The above information should not be taken as legal advice or relied upon in legal proceedings–if you require legal advice, you should contact a lawyer.

STIgma zine: Sexualité et relations avec des ITSS

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Sexually Transmitted Infections. They’re incredibly common, yet they’re shrouded in silence and shame. What gives? At Head & Hands, we know that talking about sexual health and STIs can feel awkward or scary – especially if you have an STI. Because of the stigma, people hesitate to ask for support, more information, or treatment for their STI. Fear of judgment and rejection prevents people from talking to their partners about it. Silence even prevents people from getting tested for STIs in the first place! It’s clear to us that stigma spreads STIs. So that’s why we made this zine, to get our heads out of the sand!!!

While the focus of mainstream sex education tends to be about not getting an STI, we think that it’s equally important to talk about what happens if you do get one. Where do you go to get support? Who can you tell? Can you still have sex? How do you deal? To demystify the experience of living with STIs, we asked people to tell their stories – and we were overwhelmed by the responses we got. We can learn a lot from the stories in this zine. We can learn how other people cope; how they take care of their bodies; how those conversations went when they disclosed to a sexual partner (and then another, and then another). We also learn about the power of sharing these stories – breaking the silence can really be cathartic!

You can use this zine however you want. It might be a resource, an inspiration, or even a companion, so you know you’re not the only one out there. We hope to equip people to make decisions that feel good and healthy for their own bodies and lives. In the stories that follow, you’ll find lots of examples of people doing just that.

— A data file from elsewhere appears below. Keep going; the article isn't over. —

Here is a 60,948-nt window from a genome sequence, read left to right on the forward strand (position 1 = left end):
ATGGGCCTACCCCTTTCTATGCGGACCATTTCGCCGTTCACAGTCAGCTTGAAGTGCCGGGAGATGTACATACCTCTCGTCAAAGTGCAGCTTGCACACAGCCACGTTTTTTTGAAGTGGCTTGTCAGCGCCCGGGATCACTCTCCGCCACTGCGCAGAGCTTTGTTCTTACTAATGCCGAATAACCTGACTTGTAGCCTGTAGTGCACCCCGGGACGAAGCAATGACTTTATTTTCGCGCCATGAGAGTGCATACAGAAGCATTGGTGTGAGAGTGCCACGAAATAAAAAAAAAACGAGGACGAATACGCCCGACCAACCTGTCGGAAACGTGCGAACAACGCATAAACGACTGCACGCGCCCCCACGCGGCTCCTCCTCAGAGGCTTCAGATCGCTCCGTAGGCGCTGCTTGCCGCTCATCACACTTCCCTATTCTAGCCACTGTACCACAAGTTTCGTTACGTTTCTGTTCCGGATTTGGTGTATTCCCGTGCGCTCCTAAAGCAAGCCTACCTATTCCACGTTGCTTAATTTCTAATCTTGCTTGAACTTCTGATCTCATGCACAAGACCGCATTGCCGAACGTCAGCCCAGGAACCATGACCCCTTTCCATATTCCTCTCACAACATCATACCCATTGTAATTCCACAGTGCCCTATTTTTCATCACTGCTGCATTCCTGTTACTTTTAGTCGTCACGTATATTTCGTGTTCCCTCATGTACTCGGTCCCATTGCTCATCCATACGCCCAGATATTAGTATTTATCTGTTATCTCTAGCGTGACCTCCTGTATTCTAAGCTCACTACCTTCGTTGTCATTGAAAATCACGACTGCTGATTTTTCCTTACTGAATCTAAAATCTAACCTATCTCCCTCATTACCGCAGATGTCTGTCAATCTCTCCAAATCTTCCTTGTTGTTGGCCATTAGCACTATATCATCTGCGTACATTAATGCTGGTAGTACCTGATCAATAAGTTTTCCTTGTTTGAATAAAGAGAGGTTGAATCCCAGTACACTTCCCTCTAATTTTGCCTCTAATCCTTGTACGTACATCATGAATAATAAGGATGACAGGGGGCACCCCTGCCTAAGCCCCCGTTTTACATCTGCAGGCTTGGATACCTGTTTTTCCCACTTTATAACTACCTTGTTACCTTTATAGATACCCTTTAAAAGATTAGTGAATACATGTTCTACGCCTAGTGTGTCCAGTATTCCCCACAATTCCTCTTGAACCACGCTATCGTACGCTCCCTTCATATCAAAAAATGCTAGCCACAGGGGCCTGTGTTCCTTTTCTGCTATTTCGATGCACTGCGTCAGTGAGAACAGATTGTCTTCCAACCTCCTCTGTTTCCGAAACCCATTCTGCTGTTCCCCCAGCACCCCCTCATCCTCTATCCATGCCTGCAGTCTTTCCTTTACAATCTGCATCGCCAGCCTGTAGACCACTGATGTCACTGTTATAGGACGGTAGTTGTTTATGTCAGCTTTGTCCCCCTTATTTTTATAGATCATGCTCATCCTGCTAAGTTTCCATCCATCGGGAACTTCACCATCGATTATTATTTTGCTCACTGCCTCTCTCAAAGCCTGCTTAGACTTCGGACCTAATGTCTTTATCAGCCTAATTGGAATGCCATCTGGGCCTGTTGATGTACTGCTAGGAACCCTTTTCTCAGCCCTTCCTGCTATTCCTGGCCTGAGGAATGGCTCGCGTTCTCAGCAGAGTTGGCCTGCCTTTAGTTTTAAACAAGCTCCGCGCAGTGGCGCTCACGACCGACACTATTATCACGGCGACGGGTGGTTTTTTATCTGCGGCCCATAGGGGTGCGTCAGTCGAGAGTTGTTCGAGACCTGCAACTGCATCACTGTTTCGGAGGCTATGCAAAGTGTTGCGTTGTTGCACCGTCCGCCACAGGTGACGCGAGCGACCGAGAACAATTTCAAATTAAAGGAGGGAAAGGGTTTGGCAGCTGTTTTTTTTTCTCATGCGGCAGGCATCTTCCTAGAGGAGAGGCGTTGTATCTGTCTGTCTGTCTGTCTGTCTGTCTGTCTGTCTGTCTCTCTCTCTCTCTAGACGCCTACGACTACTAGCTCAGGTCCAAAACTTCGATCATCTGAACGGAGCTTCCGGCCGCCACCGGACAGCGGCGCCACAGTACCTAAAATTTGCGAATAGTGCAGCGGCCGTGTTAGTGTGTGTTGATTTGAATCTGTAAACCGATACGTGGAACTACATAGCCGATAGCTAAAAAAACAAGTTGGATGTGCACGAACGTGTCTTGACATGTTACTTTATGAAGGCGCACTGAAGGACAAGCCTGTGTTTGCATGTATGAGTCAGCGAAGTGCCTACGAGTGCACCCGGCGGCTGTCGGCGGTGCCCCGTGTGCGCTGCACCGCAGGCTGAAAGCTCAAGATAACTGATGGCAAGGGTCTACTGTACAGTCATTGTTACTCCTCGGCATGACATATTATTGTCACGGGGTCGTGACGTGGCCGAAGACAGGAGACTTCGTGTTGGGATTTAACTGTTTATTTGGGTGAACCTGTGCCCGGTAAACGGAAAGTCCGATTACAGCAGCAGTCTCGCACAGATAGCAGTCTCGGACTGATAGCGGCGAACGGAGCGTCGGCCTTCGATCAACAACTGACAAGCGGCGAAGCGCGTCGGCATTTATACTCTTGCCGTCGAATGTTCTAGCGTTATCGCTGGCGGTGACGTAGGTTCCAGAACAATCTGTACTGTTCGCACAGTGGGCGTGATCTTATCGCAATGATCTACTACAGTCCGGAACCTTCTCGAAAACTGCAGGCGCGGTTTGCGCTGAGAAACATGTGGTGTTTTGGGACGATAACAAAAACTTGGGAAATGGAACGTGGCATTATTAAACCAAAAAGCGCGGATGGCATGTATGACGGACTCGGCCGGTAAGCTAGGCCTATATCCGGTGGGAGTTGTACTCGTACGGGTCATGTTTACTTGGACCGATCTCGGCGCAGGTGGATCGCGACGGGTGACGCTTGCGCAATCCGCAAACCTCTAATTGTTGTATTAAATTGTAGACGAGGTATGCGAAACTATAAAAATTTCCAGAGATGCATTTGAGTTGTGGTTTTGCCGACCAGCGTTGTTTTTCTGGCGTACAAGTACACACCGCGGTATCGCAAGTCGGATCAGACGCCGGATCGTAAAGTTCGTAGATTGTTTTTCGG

Download the zine here, or drop by our office for a copy!

New season, new bylaws!

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With summer comes Annual General Meeting season at Head & Hands! We are governed by a set of bylaws that set the rules for how we operate as an organization.  Every year, H&H members are able suggest changes to these bylaws–and those suggestions are voted on by the full membership at our AGM.

If you’d like to take a look at the current bylaws, come visit us anytime and just ask for a copy!  If you want to suggest any changes to our bylaws, you need to submit these to us before May 31.  Proposed bylaw changes can be sent to admin@headandhands.ca.

Event: Sexercise Your Brain!

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There is little we love more than independent initiatives that show that our community loves us!

Next week, come hang and give your brain a sexy workout down the street from us at Shaika! Sexercise Your Brain is an open mic night put on by the Dawson New School and supports our Sense Project. You can “listen to sexy stories, recite steamy poetry, sing amorous songs, or share any other racy art form,” so if you’ve got something to say, sing, or shout (or you just want to listen) join us and support us!